By Christian Viveros-Fauné
By Miriam Felton-Dansky
By Tom Sellar
By Tom Sellar
By Jessica Dawson
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By R. C. Baker
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A year ago, in the middle of Nevada's Black Rock Desert, Brooklyn artist Mike Ross achieved rock-star status at Burning Man. He and his volunteer crew, after months of preparation, hoisted two 18-wheel fuel trucks into the air—welded together with 50,000 pounds of steel—and rigged them vertically into a base plate in the ground. The result was Big Rig Jig, an enormous 42-foot-high sculpture that dwarfed the other art at the festival and managed to look tough as nails and poetic at the same time.
The New York Times, Wired, and CBS covered Big Rig Jig. Burners showered Ross with accolades, and he returned the favor by letting them climb all over—and up inside—the trucks. Ross and his crew were greeted throughout the huge desert encampment with free beer, free food, and complimentary Ecstasy tablets.
As 50,000 or more people flock to the desert this week to see the latest creations on display at the 2008 festival, one wonders: What happens to these artists and their artwork after Burning Man? The answer: Ross and other big-sculpture artists have been parlaying their desert glory into mainstream sculpture gigs at museums, public buildings, and city parks. But there's been a catch: While anything goes for these artists at Burning Man, back in the real world, things get much trickier.
Wide media acclaim for Big Rig Jig led officials in Seattle to commission Ross for a new piece: They gave him $560,000 to create a sculpture for a new light-rail terminal in its eclectic Capitol Hill neighborhood. Ross's idea was pure Burning Man: Take two decommissioned fighter planes, paint them pink, section them into pieces, align them in a graceful kissing pose, and hang them high in the air—in this case, right above the terminal where passengers would be walking.
But his "kissing planes" idea didn't go over well at a community meeting. One man told a local TV crew that when Ross mentioned the war planes, he became "quite shocked, and surprised, and pretty angry, actually." The backlash spread quickly. Seattle blog forums dissed the project. Local Democrats went so far as to pass a resolution protesting Ross's idea. Ross was crushed: "I definitely didn't expect to get resistance from left-wing political activists," he says, slightly bewildered.
By contrast, Manhattan-based artist Kate Raudenbush was able to get Guardianof Eden—her 19-foot-tall, illuminated, lotus-shaped 2007 Burning Man sculpture—on permanent display at the Nevada Museum of Art pretty easily. The museum e-mailed her, said her piece was amazing, and asked for it. "I said: 'Hell, yeah,' " she laughs. Hers was the first Burning Man sculpture to go straight from the playa to a permanent residency. It was also the first time the museum had to wash desert dust off an art piece before displaying it.
Raudenbush's gig with the city of Redwood, California, however, hasn't gone as smoothly. Guardian of Eden proved her ability to make big, illuminated sculptures, so city officials granted her $50,000 to install a nine-foot-tall illuminated fountain there. Her designs are ready, but the city isn't: Since last fall, city-council members have haggled over the fountain's dimensions, what materials to use, how to light it, etc. The experience has been a little jarring for the 35-year-old artist.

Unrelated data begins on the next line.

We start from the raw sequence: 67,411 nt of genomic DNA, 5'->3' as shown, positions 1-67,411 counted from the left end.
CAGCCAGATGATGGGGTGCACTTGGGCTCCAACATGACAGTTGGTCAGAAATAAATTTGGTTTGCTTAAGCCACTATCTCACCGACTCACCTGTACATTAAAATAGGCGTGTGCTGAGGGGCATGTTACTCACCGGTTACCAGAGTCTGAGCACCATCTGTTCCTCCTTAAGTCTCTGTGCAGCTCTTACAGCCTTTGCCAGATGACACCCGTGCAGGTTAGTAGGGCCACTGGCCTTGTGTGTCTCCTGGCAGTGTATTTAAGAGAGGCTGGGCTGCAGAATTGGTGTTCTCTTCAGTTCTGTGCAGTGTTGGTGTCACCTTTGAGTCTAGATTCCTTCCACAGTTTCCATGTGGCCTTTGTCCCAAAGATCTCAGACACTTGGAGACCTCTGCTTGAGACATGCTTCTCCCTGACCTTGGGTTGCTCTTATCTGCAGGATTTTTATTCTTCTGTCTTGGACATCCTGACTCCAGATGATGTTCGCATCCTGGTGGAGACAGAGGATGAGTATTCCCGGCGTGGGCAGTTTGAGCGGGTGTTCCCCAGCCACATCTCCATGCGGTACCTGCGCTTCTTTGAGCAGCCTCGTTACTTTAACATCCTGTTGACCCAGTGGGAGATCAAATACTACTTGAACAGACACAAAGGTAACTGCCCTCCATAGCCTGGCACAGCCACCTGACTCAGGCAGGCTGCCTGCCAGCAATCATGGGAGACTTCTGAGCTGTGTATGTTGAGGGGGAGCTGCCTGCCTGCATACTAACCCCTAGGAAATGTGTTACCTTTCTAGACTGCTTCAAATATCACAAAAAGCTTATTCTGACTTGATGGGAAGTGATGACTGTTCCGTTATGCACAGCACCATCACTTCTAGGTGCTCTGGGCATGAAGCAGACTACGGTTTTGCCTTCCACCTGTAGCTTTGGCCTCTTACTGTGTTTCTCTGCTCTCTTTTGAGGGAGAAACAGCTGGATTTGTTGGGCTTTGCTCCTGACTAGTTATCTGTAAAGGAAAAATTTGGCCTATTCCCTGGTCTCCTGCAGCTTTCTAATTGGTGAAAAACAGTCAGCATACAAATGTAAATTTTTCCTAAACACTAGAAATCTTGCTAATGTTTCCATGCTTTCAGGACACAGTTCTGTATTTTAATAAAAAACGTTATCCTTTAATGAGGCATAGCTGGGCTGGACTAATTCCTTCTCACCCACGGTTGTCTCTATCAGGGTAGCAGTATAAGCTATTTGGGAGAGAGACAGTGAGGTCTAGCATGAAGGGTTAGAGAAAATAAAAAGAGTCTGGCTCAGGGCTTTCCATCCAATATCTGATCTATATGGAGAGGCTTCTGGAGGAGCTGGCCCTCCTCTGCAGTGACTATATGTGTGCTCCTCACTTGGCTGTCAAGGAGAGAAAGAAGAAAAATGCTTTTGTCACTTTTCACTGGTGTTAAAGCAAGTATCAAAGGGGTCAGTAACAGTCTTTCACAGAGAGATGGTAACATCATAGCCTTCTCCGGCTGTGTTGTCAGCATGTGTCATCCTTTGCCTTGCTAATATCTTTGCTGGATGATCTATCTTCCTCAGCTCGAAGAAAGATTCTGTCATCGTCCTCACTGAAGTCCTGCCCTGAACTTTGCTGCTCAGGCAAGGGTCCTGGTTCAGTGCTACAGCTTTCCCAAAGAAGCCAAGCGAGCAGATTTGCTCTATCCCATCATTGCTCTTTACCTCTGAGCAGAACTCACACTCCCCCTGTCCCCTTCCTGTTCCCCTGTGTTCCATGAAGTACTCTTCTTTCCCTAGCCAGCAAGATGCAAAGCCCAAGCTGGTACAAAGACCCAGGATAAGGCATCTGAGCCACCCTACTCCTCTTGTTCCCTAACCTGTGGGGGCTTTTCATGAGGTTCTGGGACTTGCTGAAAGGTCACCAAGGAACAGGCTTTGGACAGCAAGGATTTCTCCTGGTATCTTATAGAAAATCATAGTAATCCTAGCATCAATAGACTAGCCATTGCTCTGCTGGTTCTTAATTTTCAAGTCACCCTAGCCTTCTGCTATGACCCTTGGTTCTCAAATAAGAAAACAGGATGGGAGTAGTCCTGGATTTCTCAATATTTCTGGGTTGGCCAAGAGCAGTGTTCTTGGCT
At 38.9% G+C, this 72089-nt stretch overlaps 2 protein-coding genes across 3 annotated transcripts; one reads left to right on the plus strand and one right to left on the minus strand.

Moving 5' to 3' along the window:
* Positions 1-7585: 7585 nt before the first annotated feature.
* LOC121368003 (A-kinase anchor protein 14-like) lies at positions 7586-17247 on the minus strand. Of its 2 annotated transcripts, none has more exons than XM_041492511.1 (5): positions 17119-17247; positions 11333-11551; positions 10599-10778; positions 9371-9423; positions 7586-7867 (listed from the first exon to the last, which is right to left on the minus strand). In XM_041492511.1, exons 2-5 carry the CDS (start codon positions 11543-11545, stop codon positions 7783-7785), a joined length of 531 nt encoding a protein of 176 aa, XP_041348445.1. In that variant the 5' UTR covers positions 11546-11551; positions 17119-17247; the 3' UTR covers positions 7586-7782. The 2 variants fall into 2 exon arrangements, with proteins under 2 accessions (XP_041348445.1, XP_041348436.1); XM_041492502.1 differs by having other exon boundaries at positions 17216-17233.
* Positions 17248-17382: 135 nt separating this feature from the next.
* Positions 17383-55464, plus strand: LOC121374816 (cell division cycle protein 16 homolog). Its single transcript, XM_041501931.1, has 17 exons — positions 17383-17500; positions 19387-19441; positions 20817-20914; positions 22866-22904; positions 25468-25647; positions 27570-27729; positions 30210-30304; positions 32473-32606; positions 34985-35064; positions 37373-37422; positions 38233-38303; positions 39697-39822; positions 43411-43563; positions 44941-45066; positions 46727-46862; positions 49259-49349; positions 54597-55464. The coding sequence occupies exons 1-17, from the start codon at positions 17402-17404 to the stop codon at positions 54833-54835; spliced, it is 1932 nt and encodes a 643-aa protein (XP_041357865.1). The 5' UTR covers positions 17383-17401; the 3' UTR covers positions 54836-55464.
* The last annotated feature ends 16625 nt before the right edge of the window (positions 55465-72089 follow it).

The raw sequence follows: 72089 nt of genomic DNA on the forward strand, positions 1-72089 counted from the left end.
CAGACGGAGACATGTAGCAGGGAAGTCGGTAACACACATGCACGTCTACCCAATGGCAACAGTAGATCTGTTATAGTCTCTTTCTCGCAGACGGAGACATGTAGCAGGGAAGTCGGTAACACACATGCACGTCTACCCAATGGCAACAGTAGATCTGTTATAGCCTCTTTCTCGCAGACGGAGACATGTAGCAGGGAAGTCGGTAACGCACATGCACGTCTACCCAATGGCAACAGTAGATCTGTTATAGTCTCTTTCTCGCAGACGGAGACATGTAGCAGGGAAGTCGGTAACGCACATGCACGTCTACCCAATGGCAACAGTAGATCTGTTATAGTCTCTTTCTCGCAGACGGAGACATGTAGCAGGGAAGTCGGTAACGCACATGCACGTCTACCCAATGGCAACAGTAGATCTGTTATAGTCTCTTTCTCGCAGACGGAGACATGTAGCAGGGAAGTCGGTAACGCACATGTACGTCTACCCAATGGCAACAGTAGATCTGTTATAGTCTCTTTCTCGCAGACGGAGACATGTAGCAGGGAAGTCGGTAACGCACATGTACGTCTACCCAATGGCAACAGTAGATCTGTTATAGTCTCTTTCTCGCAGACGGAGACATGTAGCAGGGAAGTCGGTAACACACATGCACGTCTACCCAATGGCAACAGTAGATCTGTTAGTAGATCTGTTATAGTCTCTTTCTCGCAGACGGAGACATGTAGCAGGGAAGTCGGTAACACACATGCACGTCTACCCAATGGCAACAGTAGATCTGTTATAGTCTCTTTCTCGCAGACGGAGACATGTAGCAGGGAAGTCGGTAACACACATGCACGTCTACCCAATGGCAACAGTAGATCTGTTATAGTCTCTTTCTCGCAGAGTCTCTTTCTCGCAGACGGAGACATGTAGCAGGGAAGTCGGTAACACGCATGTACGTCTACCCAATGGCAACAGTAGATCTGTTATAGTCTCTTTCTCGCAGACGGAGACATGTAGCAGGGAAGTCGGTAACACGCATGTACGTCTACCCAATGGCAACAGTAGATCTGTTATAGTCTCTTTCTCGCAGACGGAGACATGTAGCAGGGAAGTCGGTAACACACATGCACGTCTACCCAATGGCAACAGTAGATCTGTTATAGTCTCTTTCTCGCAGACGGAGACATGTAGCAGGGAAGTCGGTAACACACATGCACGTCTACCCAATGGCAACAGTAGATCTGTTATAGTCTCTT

"There are so many cooks in the kitchen," she says. "If you have one person in charge who's an art champion, you get some cool stuff in cool places. But without that connection, you have a tougher time putting public art out there."
Burning Man's Black Rock Arts Foundation aims to be that connection. Through various initiatives and grants ranging from a few thousand dollars to $20,000 or more, the San Francisco nonprofit has helped get big, interactive art on temporary and permanent display in the Bay Area, Detroit, and cities abroad such as Beijing, Cape Town, and London.
After Peter Hudson's Burning Man art pieces appeared in Time magazine and the Burning Man documentary Gifting It, the foundation helped get his immense 2007 Burning Man zoetrope—featuring 18 life-sized monkeys—on display this spring at the Children's Discovery Museum Park in San José, California. Assuming people might be confused by an army of swinging, smiling monkeys, the foundation hired 180 volunteers to answer questions from passersby. "In the desert, people don't need explanations," says Tomas McCabe, the foundation's interim managing director. "But in the real world, everything needs to be explained. It takes time for people to get it."
Manhattan-based artist Leo Villareal helps people "get it" by using his position on the foundation's advisory board to help other Burning Man artists see their art in public spaces. Over the years, Villareal has waded through some bureaucratic waters himself.
After making his first Burning Man piece—a strobe-light device to keep him from getting lost in the desert—he earned a rep for creating elaborate sequenced-light displays. A few years ago, P.S.1 Contemporary Art Center asked Villareal to temporarily install 640 pattern-forming LEDs on the side of its building in Long Island City. The project took a year and a half of public presentations and fundraising to pull off. "You do what you do to make the piece," Villareal says matter-of-factly. The effort paid off elsewhere: He was given a commission of more than $100,000 in Kansas, where he has recently installed 12,000 sequenced lights at the Nerman Museum of Contemporary Art.